Other public employee unions, and a couple in the private sector, lent visible support. Large groups came from AFSCME Council 31, Service Employees International Union Local 1 and the unions for Chicago Police and firefighters.
CTU Vice President Jesse Sharkey said Monday a decision to push back the strike date at Wednesday’s meeting was highly unlikely, given that negotiators over the weekend had been focusing on “clearing the underbrush’’ and not attacking the main issues.
“Deadlines are important. We don’t want to drag this thing out,’’ Sharkey said. “Having said that, you can never say never.’’
Schools CEO Jean-Claude Brizard on Monday would only say that “people are working hard to come to a resolution” but would not otherwise comment on contract talks or the system’s contingency plans.
Brizard said he was “happy’’ schools were opening Tuesday to the long-awaited systemwide longer day, and had seen many positive signs in schools in the last few days.
Many academic indicators are pointed upward, so “we can’t afford to have a single day missed,’’ Brizard said. ‘My only hope is that teachers get to continue to teach and don’t have their work stopped.’’
Ald. Carrie Austin (34th), speaking in Charlotte, N.C., where she is attending the Democratic National Convention, called a strike “inevitable.” And the powerful alderman, chairwoman of the City Council’s Budget Committee, laid the blame squarely on Lewis.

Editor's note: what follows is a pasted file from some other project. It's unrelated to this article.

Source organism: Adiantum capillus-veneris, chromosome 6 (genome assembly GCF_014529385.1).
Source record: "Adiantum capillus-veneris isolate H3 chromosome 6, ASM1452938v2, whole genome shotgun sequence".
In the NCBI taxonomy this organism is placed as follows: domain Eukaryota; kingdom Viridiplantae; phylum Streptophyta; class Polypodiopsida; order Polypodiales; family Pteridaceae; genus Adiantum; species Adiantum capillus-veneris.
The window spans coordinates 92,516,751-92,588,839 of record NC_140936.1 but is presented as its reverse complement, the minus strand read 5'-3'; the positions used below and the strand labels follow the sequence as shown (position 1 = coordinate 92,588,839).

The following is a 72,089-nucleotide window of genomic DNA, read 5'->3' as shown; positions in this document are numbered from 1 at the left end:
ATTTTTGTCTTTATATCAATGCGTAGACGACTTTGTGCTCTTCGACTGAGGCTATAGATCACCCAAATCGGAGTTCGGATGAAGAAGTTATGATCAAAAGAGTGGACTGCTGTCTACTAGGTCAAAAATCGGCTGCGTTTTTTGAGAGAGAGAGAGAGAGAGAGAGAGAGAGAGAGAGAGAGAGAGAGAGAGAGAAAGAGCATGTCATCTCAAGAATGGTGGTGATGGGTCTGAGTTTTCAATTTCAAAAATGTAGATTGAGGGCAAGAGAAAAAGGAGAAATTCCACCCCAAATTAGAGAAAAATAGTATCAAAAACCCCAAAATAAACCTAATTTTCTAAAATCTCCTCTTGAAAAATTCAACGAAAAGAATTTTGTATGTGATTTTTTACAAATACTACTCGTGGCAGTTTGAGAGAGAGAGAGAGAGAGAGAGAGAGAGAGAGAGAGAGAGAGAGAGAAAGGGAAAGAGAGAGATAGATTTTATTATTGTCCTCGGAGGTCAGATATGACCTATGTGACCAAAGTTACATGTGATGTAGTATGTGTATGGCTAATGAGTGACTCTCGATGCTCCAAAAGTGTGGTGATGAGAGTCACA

“They’ve already decided this is what they’re going to do. I think they want to” strike, Austin said after an Illinois delegation breakfast hosted by the Chicago Federation of Labor.
“Karen Lewis, their president, says they want to. [She’s essentially saying], ‘I’m gonna show you.’ That’s what she projects. . . . They don’t want to talk. They don’t want to negotiate. Not them — her. I don’t believe she wants to talk. That’s unfair to our children because education has to be more important than you getting an additional two percent.”
Austin advised parents whose children attend Chicago Public Schools to make alternative plans for their kids.
“If you allow your child to fall behind because of the strike, it’s your responsibility also,” Austin said.
Contributing: Rosalind Rossi